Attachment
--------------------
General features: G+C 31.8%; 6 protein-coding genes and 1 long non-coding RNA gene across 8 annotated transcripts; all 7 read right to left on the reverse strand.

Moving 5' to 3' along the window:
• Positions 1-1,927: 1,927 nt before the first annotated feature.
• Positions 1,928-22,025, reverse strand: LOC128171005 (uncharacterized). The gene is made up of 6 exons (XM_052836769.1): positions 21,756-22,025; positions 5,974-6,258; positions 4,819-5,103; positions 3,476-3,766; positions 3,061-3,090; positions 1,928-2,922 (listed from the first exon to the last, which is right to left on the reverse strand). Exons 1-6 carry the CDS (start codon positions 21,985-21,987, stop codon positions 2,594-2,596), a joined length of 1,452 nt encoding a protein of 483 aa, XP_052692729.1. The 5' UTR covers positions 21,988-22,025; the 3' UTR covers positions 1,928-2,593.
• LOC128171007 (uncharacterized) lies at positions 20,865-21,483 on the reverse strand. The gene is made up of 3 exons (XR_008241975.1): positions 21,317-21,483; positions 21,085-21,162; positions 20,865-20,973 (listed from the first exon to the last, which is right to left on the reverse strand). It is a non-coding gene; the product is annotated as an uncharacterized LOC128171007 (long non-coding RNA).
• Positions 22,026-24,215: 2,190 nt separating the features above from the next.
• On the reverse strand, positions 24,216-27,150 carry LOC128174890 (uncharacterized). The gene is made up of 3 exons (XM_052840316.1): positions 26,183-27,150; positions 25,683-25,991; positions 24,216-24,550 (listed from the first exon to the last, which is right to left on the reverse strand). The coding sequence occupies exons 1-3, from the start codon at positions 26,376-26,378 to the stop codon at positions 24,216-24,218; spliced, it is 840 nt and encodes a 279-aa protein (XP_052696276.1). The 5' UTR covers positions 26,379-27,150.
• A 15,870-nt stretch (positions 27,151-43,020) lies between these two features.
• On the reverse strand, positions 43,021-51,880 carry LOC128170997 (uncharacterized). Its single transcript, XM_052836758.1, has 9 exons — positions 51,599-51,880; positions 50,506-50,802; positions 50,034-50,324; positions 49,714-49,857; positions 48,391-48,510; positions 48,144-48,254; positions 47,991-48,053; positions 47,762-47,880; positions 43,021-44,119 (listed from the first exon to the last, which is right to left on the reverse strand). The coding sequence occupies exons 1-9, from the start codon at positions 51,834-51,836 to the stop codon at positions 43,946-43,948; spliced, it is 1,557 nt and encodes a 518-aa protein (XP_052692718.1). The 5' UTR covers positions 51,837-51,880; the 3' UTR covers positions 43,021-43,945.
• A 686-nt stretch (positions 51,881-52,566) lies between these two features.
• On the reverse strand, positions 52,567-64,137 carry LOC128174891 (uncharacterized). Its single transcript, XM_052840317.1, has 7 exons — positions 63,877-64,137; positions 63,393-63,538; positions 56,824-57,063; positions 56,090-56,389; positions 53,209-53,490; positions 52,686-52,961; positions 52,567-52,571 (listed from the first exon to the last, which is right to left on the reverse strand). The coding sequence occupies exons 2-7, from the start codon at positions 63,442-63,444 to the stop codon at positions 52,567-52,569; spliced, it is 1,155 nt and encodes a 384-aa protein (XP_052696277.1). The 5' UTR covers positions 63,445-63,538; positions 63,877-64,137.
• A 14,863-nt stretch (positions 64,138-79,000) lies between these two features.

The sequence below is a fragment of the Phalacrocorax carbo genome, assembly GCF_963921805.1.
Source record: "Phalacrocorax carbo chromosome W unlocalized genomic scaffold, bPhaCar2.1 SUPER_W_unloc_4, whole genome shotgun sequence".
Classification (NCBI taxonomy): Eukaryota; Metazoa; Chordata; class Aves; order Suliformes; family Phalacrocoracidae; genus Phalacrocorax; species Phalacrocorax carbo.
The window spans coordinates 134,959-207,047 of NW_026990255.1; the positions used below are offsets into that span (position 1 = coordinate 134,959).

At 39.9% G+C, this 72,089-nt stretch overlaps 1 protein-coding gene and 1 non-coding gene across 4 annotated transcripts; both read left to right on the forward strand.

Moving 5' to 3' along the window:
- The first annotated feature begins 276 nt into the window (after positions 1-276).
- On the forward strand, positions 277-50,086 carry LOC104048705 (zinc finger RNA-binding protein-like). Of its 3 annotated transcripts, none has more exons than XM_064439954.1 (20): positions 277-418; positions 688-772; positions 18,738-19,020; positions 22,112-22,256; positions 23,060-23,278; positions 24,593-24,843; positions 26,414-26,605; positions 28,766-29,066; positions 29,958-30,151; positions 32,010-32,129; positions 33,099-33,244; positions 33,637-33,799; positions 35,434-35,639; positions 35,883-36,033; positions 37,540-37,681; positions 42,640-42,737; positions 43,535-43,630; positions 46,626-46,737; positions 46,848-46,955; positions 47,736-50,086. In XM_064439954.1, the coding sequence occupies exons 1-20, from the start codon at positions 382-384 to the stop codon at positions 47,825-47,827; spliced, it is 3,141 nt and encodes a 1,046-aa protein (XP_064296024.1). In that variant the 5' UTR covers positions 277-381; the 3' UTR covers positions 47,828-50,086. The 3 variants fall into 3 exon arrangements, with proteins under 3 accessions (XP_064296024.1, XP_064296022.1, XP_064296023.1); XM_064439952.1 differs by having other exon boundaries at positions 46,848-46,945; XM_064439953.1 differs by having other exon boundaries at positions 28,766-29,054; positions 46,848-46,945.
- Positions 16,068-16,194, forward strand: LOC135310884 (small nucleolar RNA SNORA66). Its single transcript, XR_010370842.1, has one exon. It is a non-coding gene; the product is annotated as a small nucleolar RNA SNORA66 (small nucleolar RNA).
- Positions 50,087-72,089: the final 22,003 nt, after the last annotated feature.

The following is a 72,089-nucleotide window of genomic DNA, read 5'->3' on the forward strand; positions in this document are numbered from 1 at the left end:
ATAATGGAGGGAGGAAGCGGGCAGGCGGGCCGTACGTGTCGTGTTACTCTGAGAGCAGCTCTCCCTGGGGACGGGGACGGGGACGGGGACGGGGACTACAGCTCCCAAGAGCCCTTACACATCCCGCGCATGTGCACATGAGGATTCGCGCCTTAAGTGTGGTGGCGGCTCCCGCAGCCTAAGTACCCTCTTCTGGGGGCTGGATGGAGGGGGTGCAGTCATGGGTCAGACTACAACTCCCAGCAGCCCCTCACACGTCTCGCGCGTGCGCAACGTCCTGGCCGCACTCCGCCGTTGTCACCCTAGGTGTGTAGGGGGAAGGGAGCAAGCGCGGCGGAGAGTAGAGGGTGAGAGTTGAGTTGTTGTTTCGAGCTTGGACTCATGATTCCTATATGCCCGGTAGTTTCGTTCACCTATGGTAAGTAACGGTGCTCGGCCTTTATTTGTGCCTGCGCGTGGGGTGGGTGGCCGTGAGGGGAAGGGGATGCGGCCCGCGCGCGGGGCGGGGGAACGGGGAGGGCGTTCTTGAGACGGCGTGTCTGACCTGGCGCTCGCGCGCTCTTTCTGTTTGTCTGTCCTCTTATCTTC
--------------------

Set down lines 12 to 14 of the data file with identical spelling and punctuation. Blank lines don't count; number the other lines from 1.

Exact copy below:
• A 14,863-nt stretch (positions 64,138-79,000) lies between these two features.

The sequence below is a fragment of the Phalacrocorax carbo genome, assembly GCF_963921805.1.
Source record: "Phalacrocorax carbo chromosome W unlocalized genomic scaffold, bPhaCar2.1 SUPER_W_unloc_4, whole genome shotgun sequence".